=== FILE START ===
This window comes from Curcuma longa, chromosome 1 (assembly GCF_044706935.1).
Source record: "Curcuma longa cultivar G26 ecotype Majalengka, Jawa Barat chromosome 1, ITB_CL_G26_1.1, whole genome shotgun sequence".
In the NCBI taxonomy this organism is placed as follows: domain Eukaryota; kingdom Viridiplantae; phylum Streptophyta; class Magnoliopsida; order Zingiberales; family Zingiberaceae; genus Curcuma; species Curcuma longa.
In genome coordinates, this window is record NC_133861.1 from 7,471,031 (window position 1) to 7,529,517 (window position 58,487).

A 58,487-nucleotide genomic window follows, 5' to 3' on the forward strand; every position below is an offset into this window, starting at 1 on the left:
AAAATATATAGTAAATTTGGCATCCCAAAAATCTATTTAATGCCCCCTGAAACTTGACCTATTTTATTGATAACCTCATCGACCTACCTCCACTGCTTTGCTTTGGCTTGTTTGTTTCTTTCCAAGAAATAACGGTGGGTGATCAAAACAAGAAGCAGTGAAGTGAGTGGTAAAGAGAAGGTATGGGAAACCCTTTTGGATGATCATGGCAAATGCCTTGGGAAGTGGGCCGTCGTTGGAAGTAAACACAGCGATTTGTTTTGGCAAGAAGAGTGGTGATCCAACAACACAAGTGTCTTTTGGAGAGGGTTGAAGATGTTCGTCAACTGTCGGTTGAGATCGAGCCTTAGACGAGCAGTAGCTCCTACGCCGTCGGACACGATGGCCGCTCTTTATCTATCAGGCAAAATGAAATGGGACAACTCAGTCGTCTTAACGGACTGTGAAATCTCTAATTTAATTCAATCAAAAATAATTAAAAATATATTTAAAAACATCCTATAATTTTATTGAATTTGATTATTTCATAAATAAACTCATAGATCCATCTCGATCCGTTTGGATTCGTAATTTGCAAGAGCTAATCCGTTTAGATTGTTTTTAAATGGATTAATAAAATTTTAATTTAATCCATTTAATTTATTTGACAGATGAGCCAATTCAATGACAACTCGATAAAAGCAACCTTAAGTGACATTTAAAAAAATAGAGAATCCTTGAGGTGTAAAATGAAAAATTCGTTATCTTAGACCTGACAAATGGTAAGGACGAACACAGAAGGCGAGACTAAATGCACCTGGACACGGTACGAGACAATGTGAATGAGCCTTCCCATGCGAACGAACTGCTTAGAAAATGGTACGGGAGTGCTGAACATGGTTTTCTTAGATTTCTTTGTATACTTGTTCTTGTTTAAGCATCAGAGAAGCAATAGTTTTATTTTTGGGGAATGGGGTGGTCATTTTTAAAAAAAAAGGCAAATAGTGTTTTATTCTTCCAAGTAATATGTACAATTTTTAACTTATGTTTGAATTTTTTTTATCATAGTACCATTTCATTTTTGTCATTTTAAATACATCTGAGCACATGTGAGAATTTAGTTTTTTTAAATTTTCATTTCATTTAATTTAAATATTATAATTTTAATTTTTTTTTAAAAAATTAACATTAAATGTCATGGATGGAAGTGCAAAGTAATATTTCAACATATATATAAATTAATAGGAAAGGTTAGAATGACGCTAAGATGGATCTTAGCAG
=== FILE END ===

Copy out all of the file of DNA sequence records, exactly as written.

This window comes from Curcuma longa, chromosome 1 (assembly GCF_044706935.1).
Source record: "Curcuma longa cultivar G26 ecotype Majalengka, Jawa Barat chromosome 1, ITB_CL_G26_1.1, whole genome shotgun sequence".
In the NCBI taxonomy this organism is placed as follows: domain Eukaryota; kingdom Viridiplantae; phylum Streptophyta; class Magnoliopsida; order Zingiberales; family Zingiberaceae; genus Curcuma; species Curcuma longa.
In genome coordinates, this window is record NC_133861.1 from 7,471,031 (window position 1) to 7,529,517 (window position 58,487).

A 58,487-nucleotide genomic window follows, 5' to 3' on the forward strand; every position below is an offset into this window, starting at 1 on the left:
AAAATATATAGTAAATTTGGCATCCCAAAAATCTATTTAATGCCCCCTGAAACTTGACCTATTTTATTGATAACCTCATCGACCTACCTCCACTGCTTTGCTTTGGCTTGTTTGTTTCTTTCCAAGAAATAACGGTGGGTGATCAAAACAAGAAGCAGTGAAGTGAGTGGTAAAGAGAAGGTATGGGAAACCCTTTTGGATGATCATGGCAAATGCCTTGGGAAGTGGGCCGTCGTTGGAAGTAAACACAGCGATTTGTTTTGGCAAGAAGAGTGGTGATCCAACAACACAAGTGTCTTTTGGAGAGGGTTGAAGATGTTCGTCAACTGTCGGTTGAGATCGAGCCTTAGACGAGCAGTAGCTCCTACGCCGTCGGACACGATGGCCGCTCTTTATCTATCAGGCAAAATGAAATGGGACAACTCAGTCGTCTTAACGGACTGTGAAATCTCTAATTTAATTCAATCAAAAATAATTAAAAATATATTTAAAAACATCCTATAATTTTATTGAATTTGATTATTTCATAAATAAACTCATAGATCCATCTCGATCCGTTTGGATTCGTAATTTGCAAGAGCTAATCCGTTTAGATTGTTTTTAAATGGATTAATAAAATTTTAATTTAATCCATTTAATTTATTTGACAGATGAGCCAATTCAATGACAACTCGATAAAAGCAACCTTAAGTGACATTTAAAAAAATAGAGAATCCTTGAGGTGTAAAATGAAAAATTCGTTATCTTAGACCTGACAAATGGTAAGGACGAACACAGAAGGCGAGACTAAATGCACCTGGACACGGTACGAGACAATGTGAATGAGCCTTCCCATGCGAACGAACTGCTTAGAAAATGGTACGGGAGTGCTGAACATGGTTTTCTTAGATTTCTTTGTATACTTGTTCTTGTTTAAGCATCAGAGAAGCAATAGTTTTATTTTTGGGGAATGGGGTGGTCATTTTTAAAAAAAAAGGCAAATAGTGTTTTATTCTTCCAAGTAATATGTACAATTTTTAACTTATGTTTGAATTTTTTTTATCATAGTACCATTTCATTTTTGTCATTTTAAATACATCTGAGCACATGTGAGAATTTAGTTTTTTTAAATTTTCATTTCATTTAATTTAAATATTATAATTTTAATTTTTTTTTAAAAAATTAACATTAAATGTCATGGATGGAAGTGCAAAGTAATATTTCAACATATATATAAATTAATAGGAAAGGTTAGAATGACGCTAAGATGGATCTTAGCAG